If one could just remove single genes in humans, contraception using CatSper would be easy. Unfortunately, it is not that simple. One must find a drug that blocks CatSper’s action, and then test it for safety.
If this research sounds similar to nifedipine research (discussed below), it is no coincidence: CatSper (like nifedipine) belongs to the large family of proteins that serve as ion channels in various parts of the body. Its advantage compared to nifedipine is that it appears to be only in the sperm tail (Quill et al., 2001), and not the heart or countless other places in the body. A CatSper-targeted drug would affect only that protein and might have fewer side effects. CatSper’s disadvantage compared to nifedipine is that CatSper is not a drug, but a target for a drug. Nifedipine is an approved and safety-tested calcium channel-blocking drug, which just happens to also block calcium channels in sperm; CatSper is a specific protein that could be temporarily blocked by an as-yet-unknown drug.
Researchers at Harvard have formed the company Hydra Biosciences, which is hard at work looking for compounds that block only CatSper and not other ion channel proteins. They thus hope to avoid side effects such as lowering blood pressure (the same effect which, ironically, brought nifedipine to market).
Their research is to be applauded. However, if they find such a drug, it must then undergo toxicity testing — a point at which many promising drugs fail. If the drug passes these initial toxicity tests, at least another decade of safety testing is likely to be necessary before such a drug would reach the market.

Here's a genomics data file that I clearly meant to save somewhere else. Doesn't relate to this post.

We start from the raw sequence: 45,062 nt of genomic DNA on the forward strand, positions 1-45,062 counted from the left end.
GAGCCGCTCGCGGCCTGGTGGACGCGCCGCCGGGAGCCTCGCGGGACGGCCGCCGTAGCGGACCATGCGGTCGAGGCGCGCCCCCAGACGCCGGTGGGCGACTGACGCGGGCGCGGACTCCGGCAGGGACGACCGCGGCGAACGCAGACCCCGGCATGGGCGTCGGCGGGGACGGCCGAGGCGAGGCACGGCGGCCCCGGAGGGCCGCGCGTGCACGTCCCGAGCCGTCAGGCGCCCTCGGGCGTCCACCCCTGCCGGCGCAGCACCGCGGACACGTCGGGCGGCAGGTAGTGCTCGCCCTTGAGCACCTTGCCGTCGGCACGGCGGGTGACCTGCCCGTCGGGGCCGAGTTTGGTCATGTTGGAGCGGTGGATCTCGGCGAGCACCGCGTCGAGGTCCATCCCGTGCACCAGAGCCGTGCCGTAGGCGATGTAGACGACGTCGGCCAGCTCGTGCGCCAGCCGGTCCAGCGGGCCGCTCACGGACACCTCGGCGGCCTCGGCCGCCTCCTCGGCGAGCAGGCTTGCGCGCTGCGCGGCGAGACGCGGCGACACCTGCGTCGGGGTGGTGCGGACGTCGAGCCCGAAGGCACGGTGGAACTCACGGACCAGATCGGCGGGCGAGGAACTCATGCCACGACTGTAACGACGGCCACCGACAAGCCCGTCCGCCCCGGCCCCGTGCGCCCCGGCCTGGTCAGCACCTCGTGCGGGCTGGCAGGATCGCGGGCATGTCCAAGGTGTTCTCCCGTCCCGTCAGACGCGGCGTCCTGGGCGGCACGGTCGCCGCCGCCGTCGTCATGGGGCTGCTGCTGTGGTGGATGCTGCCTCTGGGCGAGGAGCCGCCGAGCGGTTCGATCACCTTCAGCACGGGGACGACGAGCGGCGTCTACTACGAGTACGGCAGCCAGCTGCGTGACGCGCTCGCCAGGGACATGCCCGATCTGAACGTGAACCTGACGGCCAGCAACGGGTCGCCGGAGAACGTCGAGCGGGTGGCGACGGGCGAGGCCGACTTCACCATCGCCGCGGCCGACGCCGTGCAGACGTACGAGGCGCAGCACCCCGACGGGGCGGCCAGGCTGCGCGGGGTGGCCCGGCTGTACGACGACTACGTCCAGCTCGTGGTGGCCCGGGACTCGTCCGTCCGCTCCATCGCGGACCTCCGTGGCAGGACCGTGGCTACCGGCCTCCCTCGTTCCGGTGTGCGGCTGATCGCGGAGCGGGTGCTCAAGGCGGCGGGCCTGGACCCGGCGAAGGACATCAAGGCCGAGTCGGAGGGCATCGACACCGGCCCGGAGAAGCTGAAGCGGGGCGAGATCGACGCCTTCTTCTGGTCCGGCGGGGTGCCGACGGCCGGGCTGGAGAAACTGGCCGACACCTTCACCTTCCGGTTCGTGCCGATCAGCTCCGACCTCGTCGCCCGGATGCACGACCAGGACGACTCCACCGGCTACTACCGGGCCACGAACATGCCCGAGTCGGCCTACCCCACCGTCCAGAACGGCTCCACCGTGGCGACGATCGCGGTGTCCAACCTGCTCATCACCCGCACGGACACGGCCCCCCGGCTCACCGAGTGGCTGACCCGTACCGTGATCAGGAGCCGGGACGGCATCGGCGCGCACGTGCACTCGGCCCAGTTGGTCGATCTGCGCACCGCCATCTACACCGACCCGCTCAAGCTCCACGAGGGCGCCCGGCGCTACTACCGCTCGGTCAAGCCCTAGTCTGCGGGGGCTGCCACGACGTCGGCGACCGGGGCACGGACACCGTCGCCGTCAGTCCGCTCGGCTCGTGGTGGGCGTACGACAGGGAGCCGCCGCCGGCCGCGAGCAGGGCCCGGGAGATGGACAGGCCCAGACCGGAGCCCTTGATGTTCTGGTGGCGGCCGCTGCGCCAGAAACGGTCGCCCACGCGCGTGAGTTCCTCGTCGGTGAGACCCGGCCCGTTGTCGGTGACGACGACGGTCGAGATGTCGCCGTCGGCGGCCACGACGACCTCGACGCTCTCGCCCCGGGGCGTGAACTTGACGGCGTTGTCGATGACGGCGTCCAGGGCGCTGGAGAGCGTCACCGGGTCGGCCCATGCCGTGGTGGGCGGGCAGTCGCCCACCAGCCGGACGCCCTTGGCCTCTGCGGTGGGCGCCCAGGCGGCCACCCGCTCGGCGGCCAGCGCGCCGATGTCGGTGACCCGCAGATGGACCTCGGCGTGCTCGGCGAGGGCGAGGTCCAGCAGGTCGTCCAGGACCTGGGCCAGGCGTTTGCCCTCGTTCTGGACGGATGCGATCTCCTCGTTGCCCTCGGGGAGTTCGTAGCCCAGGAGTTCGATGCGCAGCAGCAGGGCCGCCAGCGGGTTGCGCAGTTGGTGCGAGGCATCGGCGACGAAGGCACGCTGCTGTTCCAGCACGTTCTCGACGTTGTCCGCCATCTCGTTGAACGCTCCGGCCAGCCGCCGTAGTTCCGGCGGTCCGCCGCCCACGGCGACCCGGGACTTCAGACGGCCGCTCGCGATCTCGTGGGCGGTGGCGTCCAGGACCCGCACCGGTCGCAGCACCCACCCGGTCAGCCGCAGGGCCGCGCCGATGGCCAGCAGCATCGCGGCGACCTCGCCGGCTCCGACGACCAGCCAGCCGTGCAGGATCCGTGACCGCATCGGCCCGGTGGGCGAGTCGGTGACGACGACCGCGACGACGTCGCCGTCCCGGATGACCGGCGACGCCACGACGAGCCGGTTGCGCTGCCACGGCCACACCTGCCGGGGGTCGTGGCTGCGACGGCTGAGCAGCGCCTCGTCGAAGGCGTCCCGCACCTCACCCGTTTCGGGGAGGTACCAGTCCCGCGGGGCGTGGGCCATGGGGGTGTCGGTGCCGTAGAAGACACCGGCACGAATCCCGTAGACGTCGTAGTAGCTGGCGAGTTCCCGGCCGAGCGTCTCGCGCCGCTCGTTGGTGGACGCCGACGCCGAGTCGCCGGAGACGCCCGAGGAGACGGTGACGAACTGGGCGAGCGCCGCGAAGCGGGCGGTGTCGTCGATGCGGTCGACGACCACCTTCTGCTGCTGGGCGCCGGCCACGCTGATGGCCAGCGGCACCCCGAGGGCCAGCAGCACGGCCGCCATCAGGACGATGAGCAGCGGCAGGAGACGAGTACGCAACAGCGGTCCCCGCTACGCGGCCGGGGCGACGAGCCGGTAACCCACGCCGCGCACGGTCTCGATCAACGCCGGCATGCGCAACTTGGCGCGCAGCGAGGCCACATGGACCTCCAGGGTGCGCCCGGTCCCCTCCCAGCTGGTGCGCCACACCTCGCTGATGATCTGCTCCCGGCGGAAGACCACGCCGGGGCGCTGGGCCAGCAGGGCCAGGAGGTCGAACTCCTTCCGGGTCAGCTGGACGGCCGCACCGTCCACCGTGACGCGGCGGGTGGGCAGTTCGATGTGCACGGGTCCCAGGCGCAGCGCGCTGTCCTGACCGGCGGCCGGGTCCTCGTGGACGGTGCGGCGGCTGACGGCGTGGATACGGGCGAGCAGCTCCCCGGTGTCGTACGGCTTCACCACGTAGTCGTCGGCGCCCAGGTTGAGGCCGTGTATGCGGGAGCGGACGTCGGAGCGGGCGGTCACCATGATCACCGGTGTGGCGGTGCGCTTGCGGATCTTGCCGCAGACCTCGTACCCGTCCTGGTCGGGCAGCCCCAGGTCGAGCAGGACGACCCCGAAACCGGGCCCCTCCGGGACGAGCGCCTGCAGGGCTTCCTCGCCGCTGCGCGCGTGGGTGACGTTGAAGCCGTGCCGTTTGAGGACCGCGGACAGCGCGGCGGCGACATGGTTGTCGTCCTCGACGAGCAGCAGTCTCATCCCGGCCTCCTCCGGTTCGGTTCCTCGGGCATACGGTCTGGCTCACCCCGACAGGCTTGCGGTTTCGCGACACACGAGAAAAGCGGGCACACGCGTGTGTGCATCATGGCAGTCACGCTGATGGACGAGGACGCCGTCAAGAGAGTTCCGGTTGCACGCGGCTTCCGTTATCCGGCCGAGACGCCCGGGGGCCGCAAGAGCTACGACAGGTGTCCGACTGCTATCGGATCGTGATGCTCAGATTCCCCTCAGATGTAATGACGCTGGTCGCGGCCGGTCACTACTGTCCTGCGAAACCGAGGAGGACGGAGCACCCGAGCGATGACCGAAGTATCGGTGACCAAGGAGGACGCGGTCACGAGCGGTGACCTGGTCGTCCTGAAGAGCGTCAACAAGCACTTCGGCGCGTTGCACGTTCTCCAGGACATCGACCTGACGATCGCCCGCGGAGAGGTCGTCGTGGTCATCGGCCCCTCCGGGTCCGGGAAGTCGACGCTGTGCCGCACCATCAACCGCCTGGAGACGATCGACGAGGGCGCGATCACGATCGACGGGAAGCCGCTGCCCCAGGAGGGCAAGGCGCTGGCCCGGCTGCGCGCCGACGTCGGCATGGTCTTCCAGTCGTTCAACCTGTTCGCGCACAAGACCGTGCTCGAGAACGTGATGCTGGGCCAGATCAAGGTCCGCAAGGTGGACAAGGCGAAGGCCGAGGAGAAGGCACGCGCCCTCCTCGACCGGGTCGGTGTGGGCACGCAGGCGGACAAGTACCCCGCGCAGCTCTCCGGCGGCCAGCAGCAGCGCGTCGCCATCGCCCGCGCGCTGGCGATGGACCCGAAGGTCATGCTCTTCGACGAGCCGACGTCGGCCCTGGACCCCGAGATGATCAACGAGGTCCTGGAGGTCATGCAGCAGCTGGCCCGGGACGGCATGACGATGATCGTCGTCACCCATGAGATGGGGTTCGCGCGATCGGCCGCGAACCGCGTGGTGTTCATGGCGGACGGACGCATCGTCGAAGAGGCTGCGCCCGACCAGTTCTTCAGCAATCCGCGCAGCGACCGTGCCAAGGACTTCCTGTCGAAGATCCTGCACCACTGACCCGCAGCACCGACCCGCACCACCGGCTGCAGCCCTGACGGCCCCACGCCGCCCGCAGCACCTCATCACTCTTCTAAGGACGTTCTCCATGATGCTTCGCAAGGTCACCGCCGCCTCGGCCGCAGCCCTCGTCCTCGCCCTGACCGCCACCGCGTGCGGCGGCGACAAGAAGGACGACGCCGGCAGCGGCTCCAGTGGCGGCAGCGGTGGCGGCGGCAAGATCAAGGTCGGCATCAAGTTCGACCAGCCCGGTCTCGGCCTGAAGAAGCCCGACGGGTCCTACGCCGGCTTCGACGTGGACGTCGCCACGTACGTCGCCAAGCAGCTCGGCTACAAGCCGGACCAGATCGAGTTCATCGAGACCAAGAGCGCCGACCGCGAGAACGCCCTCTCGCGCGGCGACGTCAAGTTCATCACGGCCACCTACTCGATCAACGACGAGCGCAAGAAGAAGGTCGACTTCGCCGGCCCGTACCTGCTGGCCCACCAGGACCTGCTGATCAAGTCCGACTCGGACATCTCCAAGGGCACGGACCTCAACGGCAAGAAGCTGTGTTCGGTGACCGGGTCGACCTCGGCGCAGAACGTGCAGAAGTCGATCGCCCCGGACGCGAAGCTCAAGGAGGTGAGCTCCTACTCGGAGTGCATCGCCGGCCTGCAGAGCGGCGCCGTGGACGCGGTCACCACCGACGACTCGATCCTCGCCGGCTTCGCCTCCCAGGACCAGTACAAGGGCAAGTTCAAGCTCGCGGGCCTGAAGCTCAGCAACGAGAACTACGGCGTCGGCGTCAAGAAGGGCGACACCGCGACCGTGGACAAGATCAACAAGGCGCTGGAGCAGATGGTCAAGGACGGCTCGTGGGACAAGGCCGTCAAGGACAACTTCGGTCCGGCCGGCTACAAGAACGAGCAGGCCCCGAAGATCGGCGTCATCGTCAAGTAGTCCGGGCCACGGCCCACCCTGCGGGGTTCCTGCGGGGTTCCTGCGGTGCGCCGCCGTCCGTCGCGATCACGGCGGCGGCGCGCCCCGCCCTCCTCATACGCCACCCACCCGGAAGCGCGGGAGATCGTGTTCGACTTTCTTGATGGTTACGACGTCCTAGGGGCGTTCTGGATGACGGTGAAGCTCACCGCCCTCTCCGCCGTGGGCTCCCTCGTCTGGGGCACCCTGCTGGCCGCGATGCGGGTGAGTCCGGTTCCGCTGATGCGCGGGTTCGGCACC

When penetrating an egg, enzymes in sperm recognize and eat through the sugary coating of the egg. Researcher Joseph C. Hall at Norfolk State University has identified more than one (possibly four) of these enzymes (personal communication, Dr. Joseph C. Hall , Feb. 14, 2005).
Dr. Hall and colleagues have achieved 92% contraceptive success rates in rats by feeding them a substance similar to the sugary coating, which then binds to the sperm while they are still in the epididymis. Once sperm bind with the mimic, they can no longer bind with the egg.
Dr. Hall’s work got a big boost in October 2005 when his research center received a large grant from the National Institutes of Health (Associated Press, 2005). The researchers were then hoping to computer-design an even more potent enzyme inhibitor by early 2006. After safety testing, they were hoping to partner with a larger company to run a small human trial in Europe in 2006 or 2007. Based on past experience (the work has been reported to be “close” for more than a decade), this was an optimistic timetable, and we haven’t heard any news from the team since then. We won’t be placing our bets on this one to win the race.
For further details on this research, see MaleContraceptives.org.
Want to express support for moving research forward more quickly? Add your voice to MCIP’s short, no-spam petition to funders.
Nifedipine is a widely used high blood pressure medication thought to have contraceptive effect in some men (Benoff et al., 1994). By blocking the calcium channels in sperm membranes, it impacts fertility without affecting a man’s hormones. Dr. S. Benoff of North Shore University Hospital in New York was one of the first to bring public attention to questions about nifedipine’s impact on fertility.